It's pretty widely used, especially in some combinations like vilken tid på dygnet ('what time of day'), dygnet runt (= 'around the clock'), dygnsrytm (hard to say in English, but maybe 'sleep pattern', it refers to when you sleep and when you're awake), femdygnsprognosen on TV which is the five-day weather forecast etc etc, so I think this word is hard to miss if you grow up in Sweden.
Yes, Swedes sometimes tend to misuse för in contexts like this, influenced by English I guess, though there may also be some kind of dialect/historical reasons that make it possible. Schools aren't really interested in teaching normative grammar and people hear and read a lot of English, so it happens pretty often. (this is my personal opinion)
This made me think of the poetry book Varför har nätterna inga namn? ('Why don't the nights have names?') by Göran Palm. In the title poem he wonders why only the days have names, there's only 'tisdag', but no 'tisnatt' to go with that. I have to agree with him, it is a bit unfair!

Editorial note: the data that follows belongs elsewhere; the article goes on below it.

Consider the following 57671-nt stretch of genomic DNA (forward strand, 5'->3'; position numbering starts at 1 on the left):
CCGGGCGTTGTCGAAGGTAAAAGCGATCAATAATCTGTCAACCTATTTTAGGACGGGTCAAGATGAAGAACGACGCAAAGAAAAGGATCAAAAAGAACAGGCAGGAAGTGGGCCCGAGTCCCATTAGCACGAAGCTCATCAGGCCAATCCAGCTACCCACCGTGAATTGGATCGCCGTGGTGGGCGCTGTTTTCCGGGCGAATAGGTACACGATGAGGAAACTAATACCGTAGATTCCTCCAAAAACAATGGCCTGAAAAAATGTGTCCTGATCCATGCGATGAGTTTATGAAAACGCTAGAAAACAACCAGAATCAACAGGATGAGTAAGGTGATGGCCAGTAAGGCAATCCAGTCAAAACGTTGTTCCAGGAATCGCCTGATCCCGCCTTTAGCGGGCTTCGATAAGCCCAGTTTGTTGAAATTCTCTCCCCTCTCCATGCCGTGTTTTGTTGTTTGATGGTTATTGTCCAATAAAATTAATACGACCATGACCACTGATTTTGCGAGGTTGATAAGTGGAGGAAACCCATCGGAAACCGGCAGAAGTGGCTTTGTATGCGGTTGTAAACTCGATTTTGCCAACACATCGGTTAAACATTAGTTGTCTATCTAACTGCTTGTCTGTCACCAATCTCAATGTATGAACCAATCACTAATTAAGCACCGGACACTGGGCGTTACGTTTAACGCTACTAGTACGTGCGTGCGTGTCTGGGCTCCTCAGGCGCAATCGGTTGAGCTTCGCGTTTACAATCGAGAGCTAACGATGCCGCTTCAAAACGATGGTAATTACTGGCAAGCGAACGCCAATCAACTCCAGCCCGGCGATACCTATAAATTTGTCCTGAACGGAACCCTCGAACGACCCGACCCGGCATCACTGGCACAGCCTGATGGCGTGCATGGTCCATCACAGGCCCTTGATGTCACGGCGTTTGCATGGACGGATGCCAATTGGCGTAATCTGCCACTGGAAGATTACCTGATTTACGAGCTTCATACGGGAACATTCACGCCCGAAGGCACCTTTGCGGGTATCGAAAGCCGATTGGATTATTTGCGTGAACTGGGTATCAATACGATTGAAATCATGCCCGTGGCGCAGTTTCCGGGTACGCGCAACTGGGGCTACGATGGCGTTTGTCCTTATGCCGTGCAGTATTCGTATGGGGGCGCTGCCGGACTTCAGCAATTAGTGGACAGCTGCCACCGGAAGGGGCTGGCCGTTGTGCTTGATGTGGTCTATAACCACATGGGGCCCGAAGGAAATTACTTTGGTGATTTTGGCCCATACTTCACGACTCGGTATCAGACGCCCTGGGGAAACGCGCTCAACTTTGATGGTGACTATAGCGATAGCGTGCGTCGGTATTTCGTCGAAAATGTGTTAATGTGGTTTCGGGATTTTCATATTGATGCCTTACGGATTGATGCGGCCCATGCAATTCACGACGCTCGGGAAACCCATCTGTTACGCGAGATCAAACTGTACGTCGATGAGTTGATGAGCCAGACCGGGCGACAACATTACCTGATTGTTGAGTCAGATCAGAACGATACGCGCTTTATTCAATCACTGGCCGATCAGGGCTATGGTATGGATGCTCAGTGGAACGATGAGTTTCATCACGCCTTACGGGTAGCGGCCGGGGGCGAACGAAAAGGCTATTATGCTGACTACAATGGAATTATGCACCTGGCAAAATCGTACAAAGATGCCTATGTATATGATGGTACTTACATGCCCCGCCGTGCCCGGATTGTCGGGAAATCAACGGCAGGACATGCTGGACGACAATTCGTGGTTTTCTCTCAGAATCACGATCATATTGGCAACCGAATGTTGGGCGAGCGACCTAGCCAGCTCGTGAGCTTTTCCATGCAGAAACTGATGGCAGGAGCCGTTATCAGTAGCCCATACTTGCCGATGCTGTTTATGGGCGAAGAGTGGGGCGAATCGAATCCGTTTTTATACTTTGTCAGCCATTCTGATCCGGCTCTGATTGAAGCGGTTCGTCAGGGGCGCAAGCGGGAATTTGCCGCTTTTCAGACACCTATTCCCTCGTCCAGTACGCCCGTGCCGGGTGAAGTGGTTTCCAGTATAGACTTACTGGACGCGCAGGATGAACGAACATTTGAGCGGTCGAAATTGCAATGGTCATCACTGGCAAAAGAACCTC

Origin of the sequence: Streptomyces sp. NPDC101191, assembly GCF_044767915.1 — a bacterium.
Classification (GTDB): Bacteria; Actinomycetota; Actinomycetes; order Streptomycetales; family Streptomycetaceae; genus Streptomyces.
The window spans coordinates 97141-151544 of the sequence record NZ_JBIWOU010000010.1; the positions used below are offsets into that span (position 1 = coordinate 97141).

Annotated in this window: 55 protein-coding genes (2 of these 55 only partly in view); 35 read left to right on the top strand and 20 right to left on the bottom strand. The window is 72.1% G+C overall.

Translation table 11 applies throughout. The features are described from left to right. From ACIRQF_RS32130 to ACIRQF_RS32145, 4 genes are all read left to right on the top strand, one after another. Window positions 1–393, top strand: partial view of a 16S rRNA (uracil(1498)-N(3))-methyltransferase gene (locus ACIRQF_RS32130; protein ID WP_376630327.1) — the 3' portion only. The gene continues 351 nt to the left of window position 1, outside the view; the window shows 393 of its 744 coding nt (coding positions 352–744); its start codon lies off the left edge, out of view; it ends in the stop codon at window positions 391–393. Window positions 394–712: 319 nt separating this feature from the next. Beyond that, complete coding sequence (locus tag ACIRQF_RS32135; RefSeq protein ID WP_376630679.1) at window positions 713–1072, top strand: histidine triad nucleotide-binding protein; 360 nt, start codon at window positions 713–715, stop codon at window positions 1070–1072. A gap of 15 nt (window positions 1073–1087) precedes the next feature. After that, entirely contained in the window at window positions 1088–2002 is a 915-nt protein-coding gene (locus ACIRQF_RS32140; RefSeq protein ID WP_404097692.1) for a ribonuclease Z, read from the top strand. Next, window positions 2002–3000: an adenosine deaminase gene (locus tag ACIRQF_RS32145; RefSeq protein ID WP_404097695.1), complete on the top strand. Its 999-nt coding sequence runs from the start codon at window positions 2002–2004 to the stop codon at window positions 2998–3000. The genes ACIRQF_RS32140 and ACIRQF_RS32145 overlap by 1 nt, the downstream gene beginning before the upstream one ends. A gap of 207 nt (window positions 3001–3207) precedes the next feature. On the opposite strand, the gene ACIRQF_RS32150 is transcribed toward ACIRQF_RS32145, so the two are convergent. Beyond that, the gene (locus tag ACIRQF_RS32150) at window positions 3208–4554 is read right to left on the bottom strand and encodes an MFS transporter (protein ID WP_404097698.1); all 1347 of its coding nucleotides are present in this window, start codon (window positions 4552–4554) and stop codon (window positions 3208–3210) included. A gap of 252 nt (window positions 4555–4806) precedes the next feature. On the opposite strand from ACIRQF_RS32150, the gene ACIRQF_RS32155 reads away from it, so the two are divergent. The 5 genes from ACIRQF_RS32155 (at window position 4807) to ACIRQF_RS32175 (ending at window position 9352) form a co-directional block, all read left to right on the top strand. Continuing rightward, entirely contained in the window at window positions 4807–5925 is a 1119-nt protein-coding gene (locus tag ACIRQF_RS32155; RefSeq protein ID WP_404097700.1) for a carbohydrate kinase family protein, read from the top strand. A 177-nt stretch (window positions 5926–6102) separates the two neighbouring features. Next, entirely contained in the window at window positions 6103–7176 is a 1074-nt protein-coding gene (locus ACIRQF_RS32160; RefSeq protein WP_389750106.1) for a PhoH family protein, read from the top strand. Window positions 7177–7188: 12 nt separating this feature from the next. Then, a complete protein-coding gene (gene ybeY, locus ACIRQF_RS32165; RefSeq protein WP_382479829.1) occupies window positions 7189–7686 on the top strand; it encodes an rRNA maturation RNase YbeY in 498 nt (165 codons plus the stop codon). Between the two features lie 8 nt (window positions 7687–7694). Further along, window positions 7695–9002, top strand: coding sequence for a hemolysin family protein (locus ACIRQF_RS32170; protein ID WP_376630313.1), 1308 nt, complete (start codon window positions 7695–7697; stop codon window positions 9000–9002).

It’s always used in like scientific contexts, and you can’t really say that Earth rotates one lap a dag, then it would be incorrect. It’s also often used if you want to stress that something happened during the night as well as during the day. Normally, you sleep at night, so there’s less focus on that. But there is a younger colloquial word called dygna which is ’pull an all-nighter’. Or if someone has a job like a doctor and they forced to work both during the day and during the night I could describe it as having worked ett dygn.
That is, when it’s used in normal speech, at least in my experience, it’s often to show that something happened both day and night. If there were only activities during the day and everyone slept safe and sound at night, you might as well use dag.
I am now starting the final lesson of this chapter and still make a lot of mistakes. For such a difficult subject as knowing what words to use during specific situations concerning location and time, this chapter is way too short. To top it off there is no explanation we can learn from. We basically have to guess our way through this very important chapter and as such learn nothing. Can you please improve this?